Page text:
After graduation, I remained in the Los Angeles area to further my studies in the field of medical illustration. I attended California State University, Long Beach to be mentored by a well-known medical illustrator. Living the life of a starving artist, I picked up a part-time job creating medical illustrations for a company that supplied courtroom exhibit illustrations.
The call to return home to the islands came in 1982 when I realized that I missed the blue skies and the tropical surroundings of Hawaii. I took the skills I learned and started Bio Medical Design Studios. My work allowed me to build a large clientele of personal injury lawyers for whom my illustrations became an integral litigation tool. I was also involved in illustrating a surgical reconstruction book, a mural at the Honolulu Zoo and other projects.
You would think that my weekends would be spent bodysurfing at Oahu’s Sandy Beach, but the call to be of service to others was greater. With the Department of Parks and Recreation, I assisted in creating and implementing Saturday programs for mentally disabled teens and adults. After more than 10 years of serving this population and as a youth coach, I contracted with the department to manage a grant-funded program addressing issues involving youth gangs and youth at risk.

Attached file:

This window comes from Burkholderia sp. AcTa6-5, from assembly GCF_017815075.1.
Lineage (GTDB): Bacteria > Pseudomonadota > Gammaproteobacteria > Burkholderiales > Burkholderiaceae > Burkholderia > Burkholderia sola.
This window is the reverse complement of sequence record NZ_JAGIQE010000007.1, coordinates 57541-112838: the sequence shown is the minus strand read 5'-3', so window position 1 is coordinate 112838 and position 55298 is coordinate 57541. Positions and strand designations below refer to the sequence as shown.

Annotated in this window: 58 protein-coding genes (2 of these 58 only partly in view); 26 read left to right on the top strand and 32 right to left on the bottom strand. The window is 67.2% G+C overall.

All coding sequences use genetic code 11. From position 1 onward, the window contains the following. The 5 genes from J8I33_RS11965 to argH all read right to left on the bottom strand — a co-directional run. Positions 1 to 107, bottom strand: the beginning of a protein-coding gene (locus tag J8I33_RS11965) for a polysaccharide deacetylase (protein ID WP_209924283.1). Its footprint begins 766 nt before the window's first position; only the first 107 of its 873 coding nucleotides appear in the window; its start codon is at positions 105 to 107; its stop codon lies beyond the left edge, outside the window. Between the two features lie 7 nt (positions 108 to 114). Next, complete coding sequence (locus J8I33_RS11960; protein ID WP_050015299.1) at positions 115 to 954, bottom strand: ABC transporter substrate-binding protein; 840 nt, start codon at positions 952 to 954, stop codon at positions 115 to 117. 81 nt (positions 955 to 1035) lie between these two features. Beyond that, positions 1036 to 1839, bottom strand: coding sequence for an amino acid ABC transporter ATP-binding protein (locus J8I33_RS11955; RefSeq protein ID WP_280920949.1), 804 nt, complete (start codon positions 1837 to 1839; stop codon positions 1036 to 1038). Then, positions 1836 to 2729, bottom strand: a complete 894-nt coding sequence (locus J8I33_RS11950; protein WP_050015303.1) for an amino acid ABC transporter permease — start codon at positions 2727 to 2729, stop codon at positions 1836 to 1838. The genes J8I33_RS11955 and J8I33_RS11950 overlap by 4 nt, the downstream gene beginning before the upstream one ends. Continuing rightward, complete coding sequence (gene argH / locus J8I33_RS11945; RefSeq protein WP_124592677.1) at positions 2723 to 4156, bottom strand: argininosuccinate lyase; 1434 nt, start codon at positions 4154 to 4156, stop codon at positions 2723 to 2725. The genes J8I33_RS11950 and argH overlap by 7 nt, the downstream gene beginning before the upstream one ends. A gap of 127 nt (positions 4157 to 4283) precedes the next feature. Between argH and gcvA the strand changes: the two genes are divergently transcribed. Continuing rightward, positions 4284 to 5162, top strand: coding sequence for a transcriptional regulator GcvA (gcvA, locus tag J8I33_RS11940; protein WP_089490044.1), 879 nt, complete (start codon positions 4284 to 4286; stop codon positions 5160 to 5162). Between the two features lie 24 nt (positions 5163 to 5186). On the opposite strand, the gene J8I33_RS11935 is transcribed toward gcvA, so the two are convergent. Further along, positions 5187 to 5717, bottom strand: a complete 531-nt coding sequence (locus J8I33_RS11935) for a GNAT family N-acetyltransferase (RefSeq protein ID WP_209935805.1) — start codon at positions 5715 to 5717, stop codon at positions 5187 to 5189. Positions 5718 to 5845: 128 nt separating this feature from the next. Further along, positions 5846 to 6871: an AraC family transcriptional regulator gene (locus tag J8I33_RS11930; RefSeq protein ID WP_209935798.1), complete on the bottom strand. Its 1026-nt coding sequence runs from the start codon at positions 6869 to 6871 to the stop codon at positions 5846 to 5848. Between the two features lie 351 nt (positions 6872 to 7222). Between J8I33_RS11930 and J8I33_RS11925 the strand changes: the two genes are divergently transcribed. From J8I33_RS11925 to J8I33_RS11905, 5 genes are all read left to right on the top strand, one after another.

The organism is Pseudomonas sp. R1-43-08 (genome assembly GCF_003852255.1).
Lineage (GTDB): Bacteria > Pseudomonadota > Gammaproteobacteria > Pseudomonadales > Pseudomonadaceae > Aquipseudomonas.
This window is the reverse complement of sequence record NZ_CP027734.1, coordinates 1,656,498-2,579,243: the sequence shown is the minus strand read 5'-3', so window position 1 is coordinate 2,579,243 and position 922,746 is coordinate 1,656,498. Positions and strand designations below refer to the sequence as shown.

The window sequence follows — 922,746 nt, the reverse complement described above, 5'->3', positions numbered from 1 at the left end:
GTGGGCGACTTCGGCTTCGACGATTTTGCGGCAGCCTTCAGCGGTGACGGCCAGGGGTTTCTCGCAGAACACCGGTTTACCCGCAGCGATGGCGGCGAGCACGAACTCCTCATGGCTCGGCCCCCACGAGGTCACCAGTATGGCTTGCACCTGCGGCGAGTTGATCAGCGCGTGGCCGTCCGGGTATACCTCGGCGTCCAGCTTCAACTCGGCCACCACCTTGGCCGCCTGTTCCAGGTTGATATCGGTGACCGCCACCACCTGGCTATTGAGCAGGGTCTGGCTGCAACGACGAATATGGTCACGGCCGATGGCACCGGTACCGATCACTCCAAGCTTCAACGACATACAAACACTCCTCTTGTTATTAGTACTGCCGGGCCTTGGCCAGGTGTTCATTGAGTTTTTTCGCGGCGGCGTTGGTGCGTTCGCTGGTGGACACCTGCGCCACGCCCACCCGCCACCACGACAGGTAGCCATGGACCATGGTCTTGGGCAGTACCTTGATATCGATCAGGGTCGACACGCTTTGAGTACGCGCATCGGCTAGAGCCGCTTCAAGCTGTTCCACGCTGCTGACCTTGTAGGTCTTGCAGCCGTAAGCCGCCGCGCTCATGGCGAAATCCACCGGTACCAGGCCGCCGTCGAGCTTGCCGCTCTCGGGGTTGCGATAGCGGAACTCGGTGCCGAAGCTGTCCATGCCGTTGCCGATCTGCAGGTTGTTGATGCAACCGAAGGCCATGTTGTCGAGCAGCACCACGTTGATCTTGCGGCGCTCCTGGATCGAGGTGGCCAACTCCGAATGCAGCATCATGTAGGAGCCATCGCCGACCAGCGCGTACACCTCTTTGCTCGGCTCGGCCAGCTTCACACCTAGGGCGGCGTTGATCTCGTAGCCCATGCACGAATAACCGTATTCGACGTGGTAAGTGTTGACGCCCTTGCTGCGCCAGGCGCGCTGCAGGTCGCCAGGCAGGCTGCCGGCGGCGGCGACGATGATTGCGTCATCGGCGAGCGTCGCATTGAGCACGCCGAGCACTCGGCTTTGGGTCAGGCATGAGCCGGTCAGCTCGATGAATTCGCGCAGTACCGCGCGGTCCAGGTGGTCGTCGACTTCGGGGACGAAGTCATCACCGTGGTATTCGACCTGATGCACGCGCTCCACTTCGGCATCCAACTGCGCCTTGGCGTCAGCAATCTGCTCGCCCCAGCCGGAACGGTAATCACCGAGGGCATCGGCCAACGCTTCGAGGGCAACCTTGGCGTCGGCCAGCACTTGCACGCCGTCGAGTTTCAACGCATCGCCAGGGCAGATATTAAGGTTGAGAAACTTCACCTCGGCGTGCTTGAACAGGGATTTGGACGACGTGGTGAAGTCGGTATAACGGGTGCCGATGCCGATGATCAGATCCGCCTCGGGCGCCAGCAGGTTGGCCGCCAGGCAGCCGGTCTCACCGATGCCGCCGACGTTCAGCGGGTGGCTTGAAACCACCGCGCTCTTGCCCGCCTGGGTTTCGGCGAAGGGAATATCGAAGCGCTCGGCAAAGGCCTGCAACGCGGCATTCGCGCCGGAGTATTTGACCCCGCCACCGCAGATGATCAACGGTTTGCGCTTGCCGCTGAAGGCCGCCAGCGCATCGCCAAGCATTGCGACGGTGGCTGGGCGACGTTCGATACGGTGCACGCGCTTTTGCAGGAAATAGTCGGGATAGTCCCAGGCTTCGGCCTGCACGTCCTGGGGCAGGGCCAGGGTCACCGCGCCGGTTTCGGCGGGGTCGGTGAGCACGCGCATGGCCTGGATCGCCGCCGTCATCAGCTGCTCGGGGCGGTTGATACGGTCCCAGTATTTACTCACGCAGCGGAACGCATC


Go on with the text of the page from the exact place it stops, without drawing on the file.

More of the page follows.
Challenges in people’s lives force them to make unexpected changes. From 1997 to 2003, I was employed with the department on a year-to-year contract. This was followed by the creation of a permanent position emphasizing programs for youth at risk. I suspended my illustration business to commit myself to the work with young people. What is unprecedented for the City of Honolulu is that we have brought in nearly $1 million of outside funding for youth programming in Waipahu, an impoverished, rural community.
Loyola still calls to me several times a year, if not through assisting with recruiting young men and women to the school, then by participating with other alumni in events and activities. How I miss the simple life of being a student at LMU and enjoying a game of football in the Sunken Garden!
Jayson Chun ’76